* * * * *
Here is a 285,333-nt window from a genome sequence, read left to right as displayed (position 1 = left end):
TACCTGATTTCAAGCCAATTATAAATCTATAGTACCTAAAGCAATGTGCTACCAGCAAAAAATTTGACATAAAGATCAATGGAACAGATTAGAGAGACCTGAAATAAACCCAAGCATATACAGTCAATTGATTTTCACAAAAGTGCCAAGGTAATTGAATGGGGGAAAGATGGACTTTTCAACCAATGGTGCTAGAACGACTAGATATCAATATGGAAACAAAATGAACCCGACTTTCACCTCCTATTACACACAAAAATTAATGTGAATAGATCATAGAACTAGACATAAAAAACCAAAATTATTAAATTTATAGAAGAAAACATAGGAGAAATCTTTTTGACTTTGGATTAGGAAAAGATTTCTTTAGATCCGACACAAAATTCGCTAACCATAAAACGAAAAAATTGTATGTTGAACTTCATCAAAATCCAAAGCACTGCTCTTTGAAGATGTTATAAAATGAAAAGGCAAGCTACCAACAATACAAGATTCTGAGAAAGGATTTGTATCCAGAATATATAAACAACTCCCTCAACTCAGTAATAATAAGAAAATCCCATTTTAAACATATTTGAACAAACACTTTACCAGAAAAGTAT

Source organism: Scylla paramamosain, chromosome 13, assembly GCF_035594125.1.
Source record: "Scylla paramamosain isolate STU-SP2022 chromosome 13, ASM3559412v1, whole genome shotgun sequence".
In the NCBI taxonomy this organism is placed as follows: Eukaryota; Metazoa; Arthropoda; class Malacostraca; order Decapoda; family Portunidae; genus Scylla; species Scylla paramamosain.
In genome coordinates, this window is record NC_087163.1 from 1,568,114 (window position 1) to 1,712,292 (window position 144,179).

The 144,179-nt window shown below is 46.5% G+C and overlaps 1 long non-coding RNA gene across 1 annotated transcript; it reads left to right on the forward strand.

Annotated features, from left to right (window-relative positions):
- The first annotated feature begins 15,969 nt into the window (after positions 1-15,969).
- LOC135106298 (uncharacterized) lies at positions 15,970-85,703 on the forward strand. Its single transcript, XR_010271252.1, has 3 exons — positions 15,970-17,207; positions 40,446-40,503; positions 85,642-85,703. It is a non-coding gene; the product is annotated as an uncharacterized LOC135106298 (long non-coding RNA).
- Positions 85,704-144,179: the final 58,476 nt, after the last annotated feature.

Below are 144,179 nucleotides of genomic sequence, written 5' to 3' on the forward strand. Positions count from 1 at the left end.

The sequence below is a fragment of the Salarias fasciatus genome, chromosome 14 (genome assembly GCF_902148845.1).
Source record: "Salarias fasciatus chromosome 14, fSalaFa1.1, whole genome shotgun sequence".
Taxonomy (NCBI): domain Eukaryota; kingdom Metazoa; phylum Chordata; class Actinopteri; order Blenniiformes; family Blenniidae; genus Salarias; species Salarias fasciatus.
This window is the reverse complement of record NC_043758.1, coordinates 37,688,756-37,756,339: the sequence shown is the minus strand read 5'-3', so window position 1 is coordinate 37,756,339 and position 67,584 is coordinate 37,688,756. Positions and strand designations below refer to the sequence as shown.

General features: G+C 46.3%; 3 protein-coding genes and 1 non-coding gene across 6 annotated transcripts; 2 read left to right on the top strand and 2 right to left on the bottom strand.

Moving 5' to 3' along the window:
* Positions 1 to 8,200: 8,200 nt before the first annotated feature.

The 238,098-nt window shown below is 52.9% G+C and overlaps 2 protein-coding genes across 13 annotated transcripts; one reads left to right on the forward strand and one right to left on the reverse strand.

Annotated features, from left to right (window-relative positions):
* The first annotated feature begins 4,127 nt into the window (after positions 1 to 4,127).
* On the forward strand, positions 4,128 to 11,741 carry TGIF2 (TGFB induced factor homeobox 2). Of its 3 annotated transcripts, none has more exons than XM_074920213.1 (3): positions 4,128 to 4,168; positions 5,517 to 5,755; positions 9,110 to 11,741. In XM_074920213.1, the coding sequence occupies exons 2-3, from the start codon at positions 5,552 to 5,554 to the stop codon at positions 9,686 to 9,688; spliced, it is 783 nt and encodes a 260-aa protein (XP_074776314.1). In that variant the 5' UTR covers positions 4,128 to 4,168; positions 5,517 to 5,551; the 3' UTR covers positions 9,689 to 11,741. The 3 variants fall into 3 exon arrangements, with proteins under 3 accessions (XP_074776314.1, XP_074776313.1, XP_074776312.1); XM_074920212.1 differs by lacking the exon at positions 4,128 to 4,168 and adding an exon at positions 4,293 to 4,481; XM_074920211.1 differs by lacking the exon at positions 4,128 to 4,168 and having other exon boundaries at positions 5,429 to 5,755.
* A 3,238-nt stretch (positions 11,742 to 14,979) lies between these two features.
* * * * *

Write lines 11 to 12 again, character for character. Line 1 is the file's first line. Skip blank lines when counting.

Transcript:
- Positions 85,704-144,179: the final 58,476 nt, after the last annotated feature.

Below are 144,179 nucleotides of genomic sequence, written 5' to 3' on the forward strand. Positions count from 1 at the left end.